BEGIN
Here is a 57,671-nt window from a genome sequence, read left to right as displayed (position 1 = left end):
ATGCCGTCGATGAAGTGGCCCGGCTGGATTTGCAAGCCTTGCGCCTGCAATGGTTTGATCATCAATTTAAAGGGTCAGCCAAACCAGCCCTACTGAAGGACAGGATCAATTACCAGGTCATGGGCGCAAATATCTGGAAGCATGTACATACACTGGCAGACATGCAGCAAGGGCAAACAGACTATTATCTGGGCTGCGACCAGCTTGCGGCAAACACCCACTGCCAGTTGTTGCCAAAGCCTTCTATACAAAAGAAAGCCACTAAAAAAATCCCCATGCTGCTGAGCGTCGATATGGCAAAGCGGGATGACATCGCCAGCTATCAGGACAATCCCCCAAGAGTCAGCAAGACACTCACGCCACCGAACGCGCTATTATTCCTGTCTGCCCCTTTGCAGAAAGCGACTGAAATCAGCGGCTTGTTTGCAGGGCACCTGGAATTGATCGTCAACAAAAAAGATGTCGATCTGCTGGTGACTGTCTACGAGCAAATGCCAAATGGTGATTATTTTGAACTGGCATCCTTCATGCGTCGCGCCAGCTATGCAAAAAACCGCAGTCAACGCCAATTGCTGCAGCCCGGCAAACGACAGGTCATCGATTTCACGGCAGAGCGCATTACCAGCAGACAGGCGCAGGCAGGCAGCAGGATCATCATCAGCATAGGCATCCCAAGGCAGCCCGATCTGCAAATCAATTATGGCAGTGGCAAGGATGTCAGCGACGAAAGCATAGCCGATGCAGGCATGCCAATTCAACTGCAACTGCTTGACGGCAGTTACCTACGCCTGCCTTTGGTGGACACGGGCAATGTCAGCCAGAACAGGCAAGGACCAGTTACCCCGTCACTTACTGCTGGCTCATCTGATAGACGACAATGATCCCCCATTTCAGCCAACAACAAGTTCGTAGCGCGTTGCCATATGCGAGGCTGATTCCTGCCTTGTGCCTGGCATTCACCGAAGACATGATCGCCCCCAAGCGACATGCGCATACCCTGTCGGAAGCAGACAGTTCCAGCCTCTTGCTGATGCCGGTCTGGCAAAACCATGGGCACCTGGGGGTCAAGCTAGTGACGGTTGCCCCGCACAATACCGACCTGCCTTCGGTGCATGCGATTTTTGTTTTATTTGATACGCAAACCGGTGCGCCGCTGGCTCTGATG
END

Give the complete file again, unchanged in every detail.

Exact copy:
Here is a 57,671-nt window from a genome sequence, read left to right as displayed (position 1 = left end):
ATGCCGTCGATGAAGTGGCCCGGCTGGATTTGCAAGCCTTGCGCCTGCAATGGTTTGATCATCAATTTAAAGGGTCAGCCAAACCAGCCCTACTGAAGGACAGGATCAATTACCAGGTCATGGGCGCAAATATCTGGAAGCATGTACATACACTGGCAGACATGCAGCAAGGGCAAACAGACTATTATCTGGGCTGCGACCAGCTTGCGGCAAACACCCACTGCCAGTTGTTGCCAAAGCCTTCTATACAAAAGAAAGCCACTAAAAAAATCCCCATGCTGCTGAGCGTCGATATGGCAAAGCGGGATGACATCGCCAGCTATCAGGACAATCCCCCAAGAGTCAGCAAGACACTCACGCCACCGAACGCGCTATTATTCCTGTCTGCCCCTTTGCAGAAAGCGACTGAAATCAGCGGCTTGTTTGCAGGGCACCTGGAATTGATCGTCAACAAAAAAGATGTCGATCTGCTGGTGACTGTCTACGAGCAAATGCCAAATGGTGATTATTTTGAACTGGCATCCTTCATGCGTCGCGCCAGCTATGCAAAAAACCGCAGTCAACGCCAATTGCTGCAGCCCGGCAAACGACAGGTCATCGATTTCACGGCAGAGCGCATTACCAGCAGACAGGCGCAGGCAGGCAGCAGGATCATCATCAGCATAGGCATCCCAAGGCAGCCCGATCTGCAAATCAATTATGGCAGTGGCAAGGATGTCAGCGACGAAAGCATAGCCGATGCAGGCATGCCAATTCAACTGCAACTGCTTGACGGCAGTTACCTACGCCTGCCTTTGGTGGACACGGGCAATGTCAGCCAGAACAGGCAAGGACCAGTTACCCCGTCACTTACTGCTGGCTCATCTGATAGACGACAATGATCCCCCATTTCAGCCAACAACAAGTTCGTAGCGCGTTGCCATATGCGAGGCTGATTCCTGCCTTGTGCCTGGCATTCACCGAAGACATGATCGCCCCCAAGCGACATGCGCATACCCTGTCGGAAGCAGACAGTTCCAGCCTCTTGCTGATGCCGGTCTGGCAAAACCATGGGCACCTGGGGGTCAAGCTAGTGACGGTTGCCCCGCACAATACCGACCTGCCTTCGGTGCATGCGATTTTTGTTTTATTTGATACGCAAACCGGTGCGCCGCTGGCTCTGATG